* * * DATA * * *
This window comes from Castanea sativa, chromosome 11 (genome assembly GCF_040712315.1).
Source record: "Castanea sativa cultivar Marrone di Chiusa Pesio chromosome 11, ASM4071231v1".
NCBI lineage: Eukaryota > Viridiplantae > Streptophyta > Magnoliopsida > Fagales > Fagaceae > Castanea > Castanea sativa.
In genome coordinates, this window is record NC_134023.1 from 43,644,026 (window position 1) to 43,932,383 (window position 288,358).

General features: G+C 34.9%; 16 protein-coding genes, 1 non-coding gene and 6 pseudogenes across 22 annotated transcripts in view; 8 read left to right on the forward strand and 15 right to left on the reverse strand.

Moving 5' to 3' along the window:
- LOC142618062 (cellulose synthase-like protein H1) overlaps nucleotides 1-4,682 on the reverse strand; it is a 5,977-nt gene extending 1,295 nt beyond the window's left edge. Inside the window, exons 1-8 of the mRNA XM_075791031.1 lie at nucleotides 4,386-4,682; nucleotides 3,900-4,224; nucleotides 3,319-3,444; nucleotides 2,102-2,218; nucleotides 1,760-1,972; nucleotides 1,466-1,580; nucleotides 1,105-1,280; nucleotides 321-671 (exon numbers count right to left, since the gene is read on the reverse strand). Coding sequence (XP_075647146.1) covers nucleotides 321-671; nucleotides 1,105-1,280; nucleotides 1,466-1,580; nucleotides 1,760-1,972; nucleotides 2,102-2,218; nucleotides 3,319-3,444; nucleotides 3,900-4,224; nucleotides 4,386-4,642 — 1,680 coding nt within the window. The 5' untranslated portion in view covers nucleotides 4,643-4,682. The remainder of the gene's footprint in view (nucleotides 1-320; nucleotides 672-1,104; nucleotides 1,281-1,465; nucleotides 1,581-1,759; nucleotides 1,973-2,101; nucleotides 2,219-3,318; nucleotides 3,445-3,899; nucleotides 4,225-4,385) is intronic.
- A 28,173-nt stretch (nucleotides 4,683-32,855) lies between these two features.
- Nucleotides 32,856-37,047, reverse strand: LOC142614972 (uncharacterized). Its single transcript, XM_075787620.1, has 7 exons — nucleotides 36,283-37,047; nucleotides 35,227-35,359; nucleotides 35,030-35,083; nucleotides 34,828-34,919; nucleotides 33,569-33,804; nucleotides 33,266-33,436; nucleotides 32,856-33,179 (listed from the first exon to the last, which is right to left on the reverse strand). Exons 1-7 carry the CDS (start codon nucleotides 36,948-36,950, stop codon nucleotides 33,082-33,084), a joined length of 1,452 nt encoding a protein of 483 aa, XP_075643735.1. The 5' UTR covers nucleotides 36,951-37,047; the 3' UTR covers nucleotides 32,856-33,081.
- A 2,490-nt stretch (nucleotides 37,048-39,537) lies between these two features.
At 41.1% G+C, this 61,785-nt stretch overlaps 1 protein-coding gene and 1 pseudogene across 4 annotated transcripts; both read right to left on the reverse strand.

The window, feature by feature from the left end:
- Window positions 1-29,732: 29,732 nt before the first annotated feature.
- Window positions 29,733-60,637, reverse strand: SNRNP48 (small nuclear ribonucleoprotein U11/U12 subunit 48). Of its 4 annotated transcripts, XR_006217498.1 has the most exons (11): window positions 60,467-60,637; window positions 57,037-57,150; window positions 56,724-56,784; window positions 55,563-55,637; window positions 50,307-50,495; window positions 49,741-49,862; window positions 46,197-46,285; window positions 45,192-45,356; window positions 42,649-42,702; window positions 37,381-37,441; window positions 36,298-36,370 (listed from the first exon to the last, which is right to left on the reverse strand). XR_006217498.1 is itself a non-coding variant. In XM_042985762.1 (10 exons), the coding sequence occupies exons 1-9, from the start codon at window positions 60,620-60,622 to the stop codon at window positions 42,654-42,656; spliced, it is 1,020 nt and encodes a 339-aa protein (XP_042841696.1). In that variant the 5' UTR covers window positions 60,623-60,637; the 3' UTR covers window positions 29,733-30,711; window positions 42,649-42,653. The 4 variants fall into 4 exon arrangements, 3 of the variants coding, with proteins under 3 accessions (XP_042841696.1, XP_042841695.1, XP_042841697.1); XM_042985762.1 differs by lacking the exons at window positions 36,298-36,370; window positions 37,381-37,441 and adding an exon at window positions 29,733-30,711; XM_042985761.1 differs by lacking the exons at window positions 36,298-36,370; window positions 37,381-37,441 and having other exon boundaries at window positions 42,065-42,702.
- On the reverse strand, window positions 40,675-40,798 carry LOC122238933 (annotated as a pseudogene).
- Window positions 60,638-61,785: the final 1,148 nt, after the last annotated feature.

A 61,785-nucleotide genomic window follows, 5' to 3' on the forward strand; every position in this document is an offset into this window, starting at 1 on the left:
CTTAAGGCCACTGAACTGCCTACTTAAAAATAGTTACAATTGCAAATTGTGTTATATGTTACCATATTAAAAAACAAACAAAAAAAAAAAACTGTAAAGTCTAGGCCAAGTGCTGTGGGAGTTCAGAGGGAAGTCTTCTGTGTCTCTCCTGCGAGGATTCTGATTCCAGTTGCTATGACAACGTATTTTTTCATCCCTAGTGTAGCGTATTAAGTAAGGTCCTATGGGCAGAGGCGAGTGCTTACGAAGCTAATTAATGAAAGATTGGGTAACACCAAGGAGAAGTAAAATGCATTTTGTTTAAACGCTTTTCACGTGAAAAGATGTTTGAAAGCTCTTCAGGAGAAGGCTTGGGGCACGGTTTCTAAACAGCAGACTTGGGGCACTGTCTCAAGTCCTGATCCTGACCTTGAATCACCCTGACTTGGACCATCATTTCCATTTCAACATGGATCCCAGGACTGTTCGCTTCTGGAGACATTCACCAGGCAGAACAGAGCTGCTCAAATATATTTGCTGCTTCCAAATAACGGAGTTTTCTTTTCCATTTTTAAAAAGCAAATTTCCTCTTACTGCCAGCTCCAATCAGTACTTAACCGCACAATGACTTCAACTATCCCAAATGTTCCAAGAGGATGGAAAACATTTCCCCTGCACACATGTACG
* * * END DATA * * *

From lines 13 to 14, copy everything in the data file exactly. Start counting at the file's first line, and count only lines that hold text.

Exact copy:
- Window positions 1-29,732: 29,732 nt before the first annotated feature.
- Window positions 29,733-60,637, reverse strand: SNRNP48 (small nuclear ribonucleoprotein U11/U12 subunit 48). Of its 4 annotated transcripts, XR_006217498.1 has the most exons (11): window positions 60,467-60,637; window positions 57,037-57,150; window positions 56,724-56,784; window positions 55,563-55,637; window positions 50,307-50,495; window positions 49,741-49,862; window positions 46,197-46,285; window positions 45,192-45,356; window positions 42,649-42,702; window positions 37,381-37,441; window positions 36,298-36,370 (listed from the first exon to the last, which is right to left on the reverse strand). XR_006217498.1 is itself a non-coding variant. In XM_042985762.1 (10 exons), the coding sequence occupies exons 1-9, from the start codon at window positions 60,620-60,622 to the stop codon at window positions 42,654-42,656; spliced, it is 1,020 nt and encodes a 339-aa protein (XP_042841696.1). In that variant the 5' UTR covers window positions 60,623-60,637; the 3' UTR covers window positions 29,733-30,711; window positions 42,649-42,653. The 4 variants fall into 4 exon arrangements, 3 of the variants coding, with proteins under 3 accessions (XP_042841696.1, XP_042841695.1, XP_042841697.1); XM_042985762.1 differs by lacking the exons at window positions 36,298-36,370; window positions 37,381-37,441 and adding an exon at window positions 29,733-30,711; XM_042985761.1 differs by lacking the exons at window positions 36,298-36,370; window positions 37,381-37,441 and having other exon boundaries at window positions 42,065-42,702.